A trip to the famous monastery of the Cistercian Monks, now equally famous for its wines and liqueurs

Off they set to see the Pope. They carried a liquid with them. They had been told by their superiors that they could drink it no more, but they decided that they would follow whatever the Pope had to say.

Perhaps after the long journey from Austria to Italy, the liquid had turned bad, because when the Pope tasted it, he made a face and said, “Yes, you can drink this.” And so to this day, the Cistercian Monks in their monastery in the Vienna woods drink their beer and it remains the thing that sustains them during the long period of Lent.

The Heiligenkreuz (Holy Cross) Abbey, set up in 1133, is now famous for its own wines and liqueurs too. So much so that visitors, when they step in and buy their requirements, need to be nudged by a notice just opposite the gift shop, “Don’t forget to take the tour too.” We certainly don’t, after the hour-long drive from Vienna through the ever-so-pretty Baden, with its luscious fruits, lovely roses, pretty houses and, one hears, every facility to make a tourist happy.

Of the art work in the monastery, what strike me most are the beautiful stained glass and the stark pews. The stained glass is not in the usual bright blues and reds, but in muted greens and browns. The pews are excellent examples of wood inlay work with panels on either side carved with floral motifs. The style, we are told, is Rococo. A tomb wherein lies buried a member of the Babenberg dynasty draws attention. It was St. Leopold III of this family who paid for the original building of the monastery in 1133. Members of the family are buried here. The monastery is on the route that pilgrims take to the famous holy spot of Mariazell, Austria’s most important pilgrimage site. It also houses a monument to the Black Plague.

Nearby is a hunting lodge, where, Rudolph, the son of Franz Joseph, Emperor of Austria, committed suicide at the turn of the 20th Century. After Rudolph died, Franz Ferdinand, a nephew of the Emperor of Austria, was made Crown Prince of Austria. He is the famous Ferdinand, whose death at Sarajevo provoked the First World War.

Rudolph had a girlfriend called Mary Vetsera, who committed suicide along with him. There is a cemetery nearby where she is buried. Her grave was robbed twice – the Russians were the first offenders when they went in search of jewels. Later, someone tried to steal the coffin to get into the news.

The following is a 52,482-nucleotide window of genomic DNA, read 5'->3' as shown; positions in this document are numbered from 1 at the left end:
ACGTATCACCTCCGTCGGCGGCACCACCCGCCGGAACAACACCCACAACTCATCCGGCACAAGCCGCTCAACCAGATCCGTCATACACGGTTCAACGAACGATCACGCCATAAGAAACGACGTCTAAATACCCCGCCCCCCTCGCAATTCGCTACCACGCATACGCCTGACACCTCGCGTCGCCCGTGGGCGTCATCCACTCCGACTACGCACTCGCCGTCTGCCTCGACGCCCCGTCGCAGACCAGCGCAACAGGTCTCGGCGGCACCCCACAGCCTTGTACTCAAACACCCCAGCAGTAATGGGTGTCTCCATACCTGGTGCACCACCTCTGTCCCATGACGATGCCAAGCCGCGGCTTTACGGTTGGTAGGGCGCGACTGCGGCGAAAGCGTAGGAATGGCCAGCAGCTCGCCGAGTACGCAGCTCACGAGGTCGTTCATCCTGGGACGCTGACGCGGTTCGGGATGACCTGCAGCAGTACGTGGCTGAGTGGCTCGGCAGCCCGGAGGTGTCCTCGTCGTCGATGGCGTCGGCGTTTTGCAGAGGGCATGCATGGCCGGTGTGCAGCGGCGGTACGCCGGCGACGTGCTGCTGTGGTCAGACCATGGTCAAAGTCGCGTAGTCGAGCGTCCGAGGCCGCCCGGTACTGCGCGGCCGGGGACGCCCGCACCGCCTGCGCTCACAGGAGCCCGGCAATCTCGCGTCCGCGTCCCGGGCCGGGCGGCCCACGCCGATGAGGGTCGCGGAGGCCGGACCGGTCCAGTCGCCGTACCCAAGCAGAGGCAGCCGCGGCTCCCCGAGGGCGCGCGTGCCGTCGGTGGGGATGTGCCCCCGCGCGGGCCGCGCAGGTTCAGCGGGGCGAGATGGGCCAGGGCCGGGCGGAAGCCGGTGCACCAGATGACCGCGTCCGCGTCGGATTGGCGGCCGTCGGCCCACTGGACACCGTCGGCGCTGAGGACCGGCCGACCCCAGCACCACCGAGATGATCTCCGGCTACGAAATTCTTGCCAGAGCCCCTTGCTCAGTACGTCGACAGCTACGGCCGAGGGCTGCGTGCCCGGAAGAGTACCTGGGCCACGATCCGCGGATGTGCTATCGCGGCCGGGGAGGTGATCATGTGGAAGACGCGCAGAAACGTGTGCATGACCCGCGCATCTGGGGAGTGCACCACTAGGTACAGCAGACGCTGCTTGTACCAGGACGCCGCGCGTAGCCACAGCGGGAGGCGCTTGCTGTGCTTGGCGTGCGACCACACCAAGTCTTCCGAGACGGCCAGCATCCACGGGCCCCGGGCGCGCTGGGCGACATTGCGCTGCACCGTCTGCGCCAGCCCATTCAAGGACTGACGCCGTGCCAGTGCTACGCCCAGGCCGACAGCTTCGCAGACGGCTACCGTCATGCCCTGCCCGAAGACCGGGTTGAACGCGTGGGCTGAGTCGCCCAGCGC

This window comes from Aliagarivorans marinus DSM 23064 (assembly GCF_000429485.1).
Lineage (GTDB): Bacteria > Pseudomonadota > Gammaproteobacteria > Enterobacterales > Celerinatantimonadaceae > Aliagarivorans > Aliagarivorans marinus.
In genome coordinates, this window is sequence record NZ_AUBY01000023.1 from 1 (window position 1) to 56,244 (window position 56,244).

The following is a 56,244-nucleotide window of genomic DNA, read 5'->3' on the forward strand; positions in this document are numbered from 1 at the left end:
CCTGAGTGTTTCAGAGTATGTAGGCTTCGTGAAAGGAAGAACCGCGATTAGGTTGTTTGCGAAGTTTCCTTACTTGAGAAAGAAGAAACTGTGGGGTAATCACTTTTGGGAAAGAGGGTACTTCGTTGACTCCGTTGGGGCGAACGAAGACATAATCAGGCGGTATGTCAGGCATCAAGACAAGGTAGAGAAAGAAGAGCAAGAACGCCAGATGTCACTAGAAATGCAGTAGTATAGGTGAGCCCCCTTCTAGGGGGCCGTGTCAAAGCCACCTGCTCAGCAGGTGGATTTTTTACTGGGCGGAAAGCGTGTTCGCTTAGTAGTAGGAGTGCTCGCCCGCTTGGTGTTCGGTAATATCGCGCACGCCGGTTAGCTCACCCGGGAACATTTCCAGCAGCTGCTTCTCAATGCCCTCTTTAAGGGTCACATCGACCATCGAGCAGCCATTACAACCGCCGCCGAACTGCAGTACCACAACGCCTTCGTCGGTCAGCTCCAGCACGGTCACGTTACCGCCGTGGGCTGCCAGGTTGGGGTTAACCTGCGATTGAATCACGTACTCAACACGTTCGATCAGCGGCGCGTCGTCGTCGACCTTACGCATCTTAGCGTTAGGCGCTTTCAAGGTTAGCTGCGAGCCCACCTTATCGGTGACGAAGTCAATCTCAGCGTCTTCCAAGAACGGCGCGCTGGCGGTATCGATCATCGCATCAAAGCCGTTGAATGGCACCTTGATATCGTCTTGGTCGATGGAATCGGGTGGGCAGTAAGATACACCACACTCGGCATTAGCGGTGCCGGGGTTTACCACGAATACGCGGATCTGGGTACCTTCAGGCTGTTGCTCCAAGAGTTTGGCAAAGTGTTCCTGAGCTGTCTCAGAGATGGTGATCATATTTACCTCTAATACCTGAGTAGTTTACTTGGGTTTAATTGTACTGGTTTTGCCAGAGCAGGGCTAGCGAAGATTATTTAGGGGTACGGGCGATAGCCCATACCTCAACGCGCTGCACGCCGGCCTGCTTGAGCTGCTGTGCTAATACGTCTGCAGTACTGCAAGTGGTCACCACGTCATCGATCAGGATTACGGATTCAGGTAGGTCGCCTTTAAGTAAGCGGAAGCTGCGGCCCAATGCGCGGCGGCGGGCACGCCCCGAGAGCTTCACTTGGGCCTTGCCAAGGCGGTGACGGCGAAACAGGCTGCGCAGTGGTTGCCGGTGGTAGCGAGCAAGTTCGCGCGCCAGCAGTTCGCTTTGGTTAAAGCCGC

En route lies the spa town of Baden. We stopped for lunch there. Sitting on a park bench, we ate the theplas I had carried all the way from Chennai, owing to my aversion to non-vegetarian food, along with fresh violet grapes bought from the fruit market that is present in every Austrian town. Baden is about half way to the monastery from Vienna and has a lovely rose garden. Austrians go there for a holiday in the summer when they don’t choose the Mediterranean beaches. Austrian beaches are too cold, lying by the Baltic Sea.

Even more beautiful is the rose garden in the centre of Vienna. We – my daughter and I –went there to sit awhile after taking in an operetta, which rather jolted us out of our wits. We, the only two Indians on the tour, along with Australian rival-friends who could not swallow the fact that India had won the World Cup, and lots of Americans who didn’t care about cricket, all went there dressed in our best. We sat down and grinned pleasantly and clapped politely when the singers came in.

The first piece began, and a shot rang out. We nearly jumped out of our skins, when another rang out. The audience was paralysed – one woman got up and ran out, while the others just stayed still. The lead violinist said the shots had been fired to Strauss’ waltz on hunting and a lady standing beside the drums flaunted a gun and fired one more shot.

Lovely Mozart followed but I flounced away in anger at the half-way point – perhaps we from this part of the world don’t appreciate such jokes. Fortunately there were quite a few people in the rose garden. The view of Vienna from there is most beautiful.

We stopped at a café as on this last night of the holiday as I wanted to taste some Sacher-torte. That’s an Austrian delicacy, which is very sweet. Soon after, a youth approached our table and said, “I am Singh.” The bearer serving us laughed and said, “Singh is king.” I asked the youth in English if he was from India. He replied, in Hindi, that he was from Punjab. He said in broken English that he worked in the kitchen. “I have been here for five years. I want to go back home.”

“Who are you staying with?”

“Brother, sister and sister’s child.”


“No, only brother.”

“Well, come to Chennai and start a restaurant after learning Austrian and Italian cuisines,” I said cheerily and, much to my daughter’s dismay, sternly told the bearer, “Look after Singh.”

Keywords: Austria tourism


MetroplusJune 28, 2012